The thing about writing is that it’s a very solitary process. You sit down and pour the ideas from your head onto the page without anyone filtering them or commenting, at least in the first draft stage. And that’s how it should be. You need that alone time to create your characters, build your story and bring your vision to life.
But one thing I learned this time around is that talking it out can actually help.
Many of us are very secretive about our ideas and our writing. Sometimes that’s because we need the time to work things out for ourselves but often it’s because we fear judgement.
What if I tell someone my idea and they think it sucks?
What if they walk away and laugh at me behind my back?
What if I realise how lame my story is when I actually try to explain it to someone?
And yes, all those fears are absolutely valid. That’s why, if you do decide to speak up and talk your ideas through, it should be with someone you trust. A writing buddy is the perfect choice. I brainstormed ideas for Close To Home with my awesome writing group which helped me throw some plot points out the window and develop others. They’re the people who are most likely to tell you openly and honestly what will work and what won’t. And that’s a good thing.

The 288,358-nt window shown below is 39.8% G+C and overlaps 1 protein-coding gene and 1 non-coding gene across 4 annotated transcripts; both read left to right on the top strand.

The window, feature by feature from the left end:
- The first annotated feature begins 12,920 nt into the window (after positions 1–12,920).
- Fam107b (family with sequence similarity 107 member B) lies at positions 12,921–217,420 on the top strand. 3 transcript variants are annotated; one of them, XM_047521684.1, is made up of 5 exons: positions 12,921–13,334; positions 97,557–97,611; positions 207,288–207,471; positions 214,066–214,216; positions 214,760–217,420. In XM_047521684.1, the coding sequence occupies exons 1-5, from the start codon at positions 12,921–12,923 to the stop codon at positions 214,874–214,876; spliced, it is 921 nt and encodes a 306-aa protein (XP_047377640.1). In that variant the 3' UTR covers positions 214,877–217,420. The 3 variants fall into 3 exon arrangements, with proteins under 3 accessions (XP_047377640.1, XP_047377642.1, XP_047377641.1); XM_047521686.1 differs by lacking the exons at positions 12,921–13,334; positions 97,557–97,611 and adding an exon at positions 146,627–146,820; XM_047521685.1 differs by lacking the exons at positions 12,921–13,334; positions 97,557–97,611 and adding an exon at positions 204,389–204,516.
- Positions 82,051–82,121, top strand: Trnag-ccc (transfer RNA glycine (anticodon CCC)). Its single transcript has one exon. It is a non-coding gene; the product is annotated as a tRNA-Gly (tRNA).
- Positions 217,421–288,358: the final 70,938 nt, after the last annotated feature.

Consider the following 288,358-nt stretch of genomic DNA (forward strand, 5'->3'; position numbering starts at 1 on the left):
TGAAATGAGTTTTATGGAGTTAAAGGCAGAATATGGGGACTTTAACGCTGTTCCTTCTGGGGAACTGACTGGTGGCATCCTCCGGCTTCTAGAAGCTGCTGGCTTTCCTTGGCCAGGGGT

Another great sounding board might be an ‘ideal reader’. This could be a friend you trust or someone you know who reads and appreciates your writing. This person will be looking at it from the reader’s perspective and by the time you get to the revision stage you should be considering what the reader wants and needs.
If you’re lucky enough to have a partner or family member who can listen and give objective feedback this might also be a good option. There are dangers here though – sometimes those closest to us only tell us what they think we want to hear. Or, conversely, their open criticism could throw us completely off course and sabotage our project. I’ve always been very guarded about showing my writing to my partner until it’s very close to the final version and usually don’t discuss the plot much with him either. This time I hit a particularly nasty block and spent some time brainstorming possible ways out of it with him on more than one occasion. Discussing the problems I was having allowed me to get things straighter in my own head and he was able to offer some good advice which helped steer me back on course.
Talking any problems through with an editor, agent or your publisher helps enormously. I’ve been blessed with a wonderful editor and publisher, both of whom are happy to listen and help me navigate my way through any plot tangles that arise and to give objective feedback on character development and behaviours.
So next time around I’ll definitely be talking and brainstorming more. And I would encourage any writers out there to do the same.